While these themes and questions are never far from my mind, three stories from The Wall Street Journal a while ago supercharged my thinking. They were diverse stories–from paleontology on-demand manufacturing–but there were common threads:  discerning and cross-disciplinary thinking. The first was a story about a paleontologist with training in a dental laboratory, special-effects makeup and wig making at Chicago’s Lyric Opera. This diversity of experience breeds a unique skill set and a less-than-ordinary view. The second story was about how Adidas aims to get its cool back. Though it may not seem so at first pass, selling sneakers is as much about cultural fluency as it is style and success on the court. The third story was about model-to-manufacturing trends, citing advanced modeling techniques and increased manufacturing capability in China as drivers in the industry. There was in interesting twist in the story, where a vendor lost time by misunderstanding or miscalculating the impact of Chinese New Year celebrations.

These stories provide evidence that understanding global connections (culture) and industry trends (financial and technical) are keys to success in the world today. We should be educating our students with this degree of functional fluency. I would suggest that the best way to do this by blending delivery systems and keeping these fluencies in the forefront. In the manufacturing example: what if one understood the tech, the language and the culture enough to not lose time in production plus gain dual footholds in international markets? In the Adidas example: what if one developed footwear fluency, combining tech specs, style, sports culture indexed by region, language, larger fashion trends. Enrique Allen, cofounder of Designer Fund, said in a recent NYTimes Technology video, “I think there is really something special when when design, great technology and business all come together…” I came across another example more recently: that Apple’s plan to sell gold iPhones in China is working. This sort of design thinking founded in the fluencies and flipped/blended learning in the ways I suggest can really lead to a new view of education.

How do we get there, especially at the K-12 level? Here are some possibilities:

  • Design challenge: mock up and make something then pitch it in 2+ languages, cultures. Students would have to blend fluencies: financial, technical, cultural. How to pitch it? To whom? Where? Why?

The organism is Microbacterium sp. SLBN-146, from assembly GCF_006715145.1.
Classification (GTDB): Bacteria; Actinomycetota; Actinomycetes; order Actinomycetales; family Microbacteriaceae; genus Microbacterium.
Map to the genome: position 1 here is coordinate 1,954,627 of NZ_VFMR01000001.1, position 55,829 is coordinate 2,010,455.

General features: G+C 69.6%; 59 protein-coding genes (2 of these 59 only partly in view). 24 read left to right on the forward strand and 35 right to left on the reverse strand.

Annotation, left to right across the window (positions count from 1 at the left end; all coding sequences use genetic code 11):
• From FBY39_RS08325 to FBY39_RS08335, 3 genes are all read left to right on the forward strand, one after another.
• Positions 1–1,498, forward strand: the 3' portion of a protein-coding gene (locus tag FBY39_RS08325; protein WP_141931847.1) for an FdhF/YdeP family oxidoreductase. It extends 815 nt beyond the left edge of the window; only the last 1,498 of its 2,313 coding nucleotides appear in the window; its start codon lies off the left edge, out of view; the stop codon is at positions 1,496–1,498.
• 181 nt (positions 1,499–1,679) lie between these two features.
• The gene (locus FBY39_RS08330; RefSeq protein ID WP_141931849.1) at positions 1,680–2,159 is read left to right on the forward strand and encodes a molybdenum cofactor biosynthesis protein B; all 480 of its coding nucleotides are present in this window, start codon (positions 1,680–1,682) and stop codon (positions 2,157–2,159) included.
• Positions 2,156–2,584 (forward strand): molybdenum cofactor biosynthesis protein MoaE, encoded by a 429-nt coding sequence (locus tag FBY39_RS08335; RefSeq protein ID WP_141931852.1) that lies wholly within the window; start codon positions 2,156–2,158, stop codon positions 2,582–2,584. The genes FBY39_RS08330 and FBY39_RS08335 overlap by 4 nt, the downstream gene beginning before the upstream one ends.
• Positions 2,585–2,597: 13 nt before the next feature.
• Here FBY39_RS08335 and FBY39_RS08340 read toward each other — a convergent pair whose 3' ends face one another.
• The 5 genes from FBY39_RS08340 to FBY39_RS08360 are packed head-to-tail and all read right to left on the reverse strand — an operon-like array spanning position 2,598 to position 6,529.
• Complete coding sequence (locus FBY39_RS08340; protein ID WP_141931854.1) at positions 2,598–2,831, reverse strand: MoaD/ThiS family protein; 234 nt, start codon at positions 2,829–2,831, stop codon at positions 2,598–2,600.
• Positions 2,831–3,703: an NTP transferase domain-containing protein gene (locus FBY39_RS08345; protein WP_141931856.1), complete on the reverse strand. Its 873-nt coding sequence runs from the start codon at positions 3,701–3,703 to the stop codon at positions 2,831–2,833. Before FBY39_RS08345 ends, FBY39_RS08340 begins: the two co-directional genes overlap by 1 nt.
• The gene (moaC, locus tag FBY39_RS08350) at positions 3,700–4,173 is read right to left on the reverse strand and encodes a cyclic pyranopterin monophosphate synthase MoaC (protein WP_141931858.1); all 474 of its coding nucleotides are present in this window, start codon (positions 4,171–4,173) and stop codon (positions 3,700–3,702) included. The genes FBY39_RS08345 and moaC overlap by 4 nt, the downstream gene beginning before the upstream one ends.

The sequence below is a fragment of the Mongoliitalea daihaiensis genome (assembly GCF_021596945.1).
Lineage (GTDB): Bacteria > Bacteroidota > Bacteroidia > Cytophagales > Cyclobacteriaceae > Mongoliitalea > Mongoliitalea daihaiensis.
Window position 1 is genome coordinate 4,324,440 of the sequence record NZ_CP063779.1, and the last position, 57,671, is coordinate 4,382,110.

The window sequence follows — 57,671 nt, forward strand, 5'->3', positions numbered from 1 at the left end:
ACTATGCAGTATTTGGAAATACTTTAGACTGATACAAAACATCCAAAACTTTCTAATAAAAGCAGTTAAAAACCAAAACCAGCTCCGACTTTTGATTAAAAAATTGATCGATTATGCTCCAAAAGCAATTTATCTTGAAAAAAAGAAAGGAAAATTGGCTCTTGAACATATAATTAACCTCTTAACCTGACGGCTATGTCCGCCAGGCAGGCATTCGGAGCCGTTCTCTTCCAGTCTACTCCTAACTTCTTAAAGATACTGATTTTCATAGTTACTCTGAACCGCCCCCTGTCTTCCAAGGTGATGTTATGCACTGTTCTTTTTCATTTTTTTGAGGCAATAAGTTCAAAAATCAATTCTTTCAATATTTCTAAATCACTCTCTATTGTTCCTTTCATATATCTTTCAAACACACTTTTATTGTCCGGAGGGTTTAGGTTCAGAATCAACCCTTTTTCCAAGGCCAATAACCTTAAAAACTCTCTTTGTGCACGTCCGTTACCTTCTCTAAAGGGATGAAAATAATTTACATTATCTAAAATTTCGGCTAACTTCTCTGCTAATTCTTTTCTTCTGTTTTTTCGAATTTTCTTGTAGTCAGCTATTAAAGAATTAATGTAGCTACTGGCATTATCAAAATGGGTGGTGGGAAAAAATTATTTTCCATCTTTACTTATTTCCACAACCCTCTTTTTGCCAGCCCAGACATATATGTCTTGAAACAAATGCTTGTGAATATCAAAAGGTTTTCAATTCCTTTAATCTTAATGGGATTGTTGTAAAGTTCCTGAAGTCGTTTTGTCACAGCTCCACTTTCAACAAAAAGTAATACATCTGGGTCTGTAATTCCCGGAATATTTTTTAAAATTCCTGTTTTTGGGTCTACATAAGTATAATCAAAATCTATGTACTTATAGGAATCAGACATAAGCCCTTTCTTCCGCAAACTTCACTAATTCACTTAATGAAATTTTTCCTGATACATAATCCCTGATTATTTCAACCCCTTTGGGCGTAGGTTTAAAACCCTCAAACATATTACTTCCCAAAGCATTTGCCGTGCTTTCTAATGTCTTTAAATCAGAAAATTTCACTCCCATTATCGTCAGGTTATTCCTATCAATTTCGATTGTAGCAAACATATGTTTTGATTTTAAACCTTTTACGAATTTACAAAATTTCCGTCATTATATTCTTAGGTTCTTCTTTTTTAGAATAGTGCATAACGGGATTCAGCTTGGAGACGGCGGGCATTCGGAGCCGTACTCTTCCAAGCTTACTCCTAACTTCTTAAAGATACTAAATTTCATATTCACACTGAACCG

• “Space Invasions.” Create blocks where classes meet in different space or, even better, where classes from different disciplines meet together to try to solve a tough problem.
  • Pursue global collaborations like the ones offered through Global Stem Center. The project outcomes are secondary to the projects teams. Tools like Skype, Google Hangouts and, the new kid on the block, Periscope make this easier every day.
  • Create situations where students have to apply multiple approaches to solve a problem. If they think it’s a stretch, cite the horror make-up to paleontology connection. There is no shortage of issues–just domestically–that students could pursue: water shortages, conservation, clean energy, infrastructure, food deserts, etc.
  • Sell experiential learning programs domestically or abroad. These could be week-month-semester-year long programs. I have been intrigued by hybrid programs: sea-kayaking and intensive Spanish programs in Mexico; music and service in the New Orleans; urban development and diversity in a local community; biological research and hiking in a national park; cultural studies and French immersion in France.

In the end, this is what educational leaders and industry experts claim they are looking for: graduates schooled in design thinking, ready to collaborate across networks and even cultures, able to communicate effectively. Tony Wagner outlines these skills as his Seven Survival Skills. Perhaps with these skills in mind and driven by newer, more nimble ways to connect–with other learners and across content areas–our students can become leaders in these times.